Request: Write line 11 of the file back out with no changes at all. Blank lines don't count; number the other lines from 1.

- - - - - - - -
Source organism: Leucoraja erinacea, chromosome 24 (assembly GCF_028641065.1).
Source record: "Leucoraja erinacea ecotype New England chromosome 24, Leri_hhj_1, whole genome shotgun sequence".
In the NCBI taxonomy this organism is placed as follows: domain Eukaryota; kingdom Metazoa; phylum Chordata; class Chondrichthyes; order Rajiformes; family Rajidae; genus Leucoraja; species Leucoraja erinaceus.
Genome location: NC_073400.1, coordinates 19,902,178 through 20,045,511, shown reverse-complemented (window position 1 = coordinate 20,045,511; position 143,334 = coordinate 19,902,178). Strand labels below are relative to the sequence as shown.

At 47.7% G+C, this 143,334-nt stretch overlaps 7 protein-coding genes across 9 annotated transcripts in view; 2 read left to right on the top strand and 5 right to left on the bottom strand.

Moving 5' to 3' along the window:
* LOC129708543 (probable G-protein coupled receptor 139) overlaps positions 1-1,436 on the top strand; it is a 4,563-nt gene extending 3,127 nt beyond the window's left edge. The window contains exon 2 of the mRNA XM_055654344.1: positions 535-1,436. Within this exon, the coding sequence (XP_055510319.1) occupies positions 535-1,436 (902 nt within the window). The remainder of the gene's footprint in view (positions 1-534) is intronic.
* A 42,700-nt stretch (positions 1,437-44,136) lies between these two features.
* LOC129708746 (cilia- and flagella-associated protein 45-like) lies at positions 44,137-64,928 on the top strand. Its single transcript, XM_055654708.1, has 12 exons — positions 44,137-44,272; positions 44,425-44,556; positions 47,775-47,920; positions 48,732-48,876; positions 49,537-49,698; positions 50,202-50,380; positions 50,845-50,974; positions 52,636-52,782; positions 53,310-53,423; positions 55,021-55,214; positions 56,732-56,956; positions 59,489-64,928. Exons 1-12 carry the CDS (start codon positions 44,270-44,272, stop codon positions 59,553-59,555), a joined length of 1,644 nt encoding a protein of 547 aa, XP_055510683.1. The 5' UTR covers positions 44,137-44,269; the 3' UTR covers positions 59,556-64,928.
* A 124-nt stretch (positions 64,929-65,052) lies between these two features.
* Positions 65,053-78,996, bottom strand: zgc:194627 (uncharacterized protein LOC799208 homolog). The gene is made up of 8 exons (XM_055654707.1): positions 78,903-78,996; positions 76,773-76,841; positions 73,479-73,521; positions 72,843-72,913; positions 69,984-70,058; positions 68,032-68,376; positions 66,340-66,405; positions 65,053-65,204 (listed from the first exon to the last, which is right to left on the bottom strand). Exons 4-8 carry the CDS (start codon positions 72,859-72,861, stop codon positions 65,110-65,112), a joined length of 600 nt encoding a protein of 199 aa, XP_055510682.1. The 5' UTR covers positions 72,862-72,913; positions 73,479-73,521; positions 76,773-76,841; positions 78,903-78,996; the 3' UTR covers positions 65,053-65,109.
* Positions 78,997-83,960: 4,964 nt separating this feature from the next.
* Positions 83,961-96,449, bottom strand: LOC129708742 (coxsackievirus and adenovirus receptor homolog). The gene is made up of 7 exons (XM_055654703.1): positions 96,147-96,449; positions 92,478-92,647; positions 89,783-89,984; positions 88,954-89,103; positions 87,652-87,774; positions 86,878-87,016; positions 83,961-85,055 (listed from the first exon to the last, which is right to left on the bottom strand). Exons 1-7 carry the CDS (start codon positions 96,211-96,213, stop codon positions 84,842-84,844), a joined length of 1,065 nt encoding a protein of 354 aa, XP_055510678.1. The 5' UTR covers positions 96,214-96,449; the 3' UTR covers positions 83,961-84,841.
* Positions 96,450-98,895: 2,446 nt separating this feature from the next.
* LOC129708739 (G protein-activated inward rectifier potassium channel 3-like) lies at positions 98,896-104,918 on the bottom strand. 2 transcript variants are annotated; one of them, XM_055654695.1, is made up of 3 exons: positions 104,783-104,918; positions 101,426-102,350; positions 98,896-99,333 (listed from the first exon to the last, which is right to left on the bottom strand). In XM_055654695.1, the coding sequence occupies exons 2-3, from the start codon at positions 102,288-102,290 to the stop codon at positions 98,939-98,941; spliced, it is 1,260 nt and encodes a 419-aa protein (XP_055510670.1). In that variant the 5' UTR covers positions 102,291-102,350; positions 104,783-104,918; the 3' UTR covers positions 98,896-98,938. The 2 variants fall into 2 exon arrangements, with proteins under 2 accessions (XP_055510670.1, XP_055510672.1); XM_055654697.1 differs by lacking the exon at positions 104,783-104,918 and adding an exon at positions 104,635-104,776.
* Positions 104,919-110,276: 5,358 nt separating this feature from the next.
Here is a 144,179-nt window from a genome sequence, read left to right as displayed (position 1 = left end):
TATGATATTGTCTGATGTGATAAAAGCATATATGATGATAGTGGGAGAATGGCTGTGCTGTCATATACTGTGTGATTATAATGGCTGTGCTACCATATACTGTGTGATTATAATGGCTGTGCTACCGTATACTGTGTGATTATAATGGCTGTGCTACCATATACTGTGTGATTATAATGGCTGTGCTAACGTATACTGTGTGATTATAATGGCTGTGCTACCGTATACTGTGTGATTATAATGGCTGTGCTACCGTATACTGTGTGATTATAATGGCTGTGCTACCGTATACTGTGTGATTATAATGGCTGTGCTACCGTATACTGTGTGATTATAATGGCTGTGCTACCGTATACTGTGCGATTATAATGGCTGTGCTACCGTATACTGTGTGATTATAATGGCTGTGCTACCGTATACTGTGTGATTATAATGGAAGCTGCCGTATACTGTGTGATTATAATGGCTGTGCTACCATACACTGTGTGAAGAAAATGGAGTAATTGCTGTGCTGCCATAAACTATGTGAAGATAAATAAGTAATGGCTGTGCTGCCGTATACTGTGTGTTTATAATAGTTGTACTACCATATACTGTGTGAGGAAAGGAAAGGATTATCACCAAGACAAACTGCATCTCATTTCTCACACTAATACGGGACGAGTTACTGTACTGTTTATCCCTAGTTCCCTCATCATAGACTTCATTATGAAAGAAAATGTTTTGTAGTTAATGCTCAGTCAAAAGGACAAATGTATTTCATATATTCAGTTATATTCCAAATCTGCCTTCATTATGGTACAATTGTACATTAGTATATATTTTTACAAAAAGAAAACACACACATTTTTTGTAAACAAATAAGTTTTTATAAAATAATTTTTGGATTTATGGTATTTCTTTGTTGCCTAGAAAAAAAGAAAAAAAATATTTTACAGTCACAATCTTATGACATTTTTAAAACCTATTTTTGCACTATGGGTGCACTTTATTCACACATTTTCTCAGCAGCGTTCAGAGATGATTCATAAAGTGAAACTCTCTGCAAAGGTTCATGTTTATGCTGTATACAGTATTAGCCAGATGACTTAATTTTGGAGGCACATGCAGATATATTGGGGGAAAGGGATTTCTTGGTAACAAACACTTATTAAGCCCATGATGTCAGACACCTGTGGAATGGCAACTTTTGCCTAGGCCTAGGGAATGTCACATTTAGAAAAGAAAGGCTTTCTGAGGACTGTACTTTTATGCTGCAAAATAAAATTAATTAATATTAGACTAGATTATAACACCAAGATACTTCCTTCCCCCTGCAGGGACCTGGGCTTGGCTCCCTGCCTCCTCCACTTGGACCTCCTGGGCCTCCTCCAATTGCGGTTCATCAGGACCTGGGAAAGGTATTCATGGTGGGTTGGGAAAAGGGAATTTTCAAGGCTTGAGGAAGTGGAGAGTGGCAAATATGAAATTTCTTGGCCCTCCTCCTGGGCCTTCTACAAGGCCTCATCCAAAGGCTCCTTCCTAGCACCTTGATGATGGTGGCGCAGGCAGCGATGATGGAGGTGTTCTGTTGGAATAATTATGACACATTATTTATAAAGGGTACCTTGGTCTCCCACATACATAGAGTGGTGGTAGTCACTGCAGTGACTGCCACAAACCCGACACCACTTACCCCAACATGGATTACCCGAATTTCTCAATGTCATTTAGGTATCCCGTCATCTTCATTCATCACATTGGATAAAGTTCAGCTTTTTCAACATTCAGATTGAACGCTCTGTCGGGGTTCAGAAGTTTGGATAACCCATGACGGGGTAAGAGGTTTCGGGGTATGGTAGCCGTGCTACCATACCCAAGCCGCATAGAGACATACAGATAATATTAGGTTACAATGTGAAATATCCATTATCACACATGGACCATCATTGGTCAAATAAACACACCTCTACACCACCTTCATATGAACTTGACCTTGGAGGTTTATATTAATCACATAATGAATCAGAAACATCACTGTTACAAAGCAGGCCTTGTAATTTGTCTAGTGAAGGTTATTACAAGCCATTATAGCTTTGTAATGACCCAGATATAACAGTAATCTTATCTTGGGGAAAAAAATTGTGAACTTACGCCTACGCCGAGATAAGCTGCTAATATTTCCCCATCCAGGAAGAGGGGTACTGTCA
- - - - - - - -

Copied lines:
* Positions 65,053-78,996, bottom strand: zgc:194627 (uncharacterized protein LOC799208 homolog). The gene is made up of 8 exons (XM_055654707.1): positions 78,903-78,996; positions 76,773-76,841; positions 73,479-73,521; positions 72,843-72,913; positions 69,984-70,058; positions 68,032-68,376; positions 66,340-66,405; positions 65,053-65,204 (listed from the first exon to the last, which is right to left on the bottom strand). Exons 4-8 carry the CDS (start codon positions 72,859-72,861, stop codon positions 65,110-65,112), a joined length of 600 nt encoding a protein of 199 aa, XP_055510682.1. The 5' UTR covers positions 72,862-72,913; positions 73,479-73,521; positions 76,773-76,841; positions 78,903-78,996; the 3' UTR covers positions 65,053-65,109.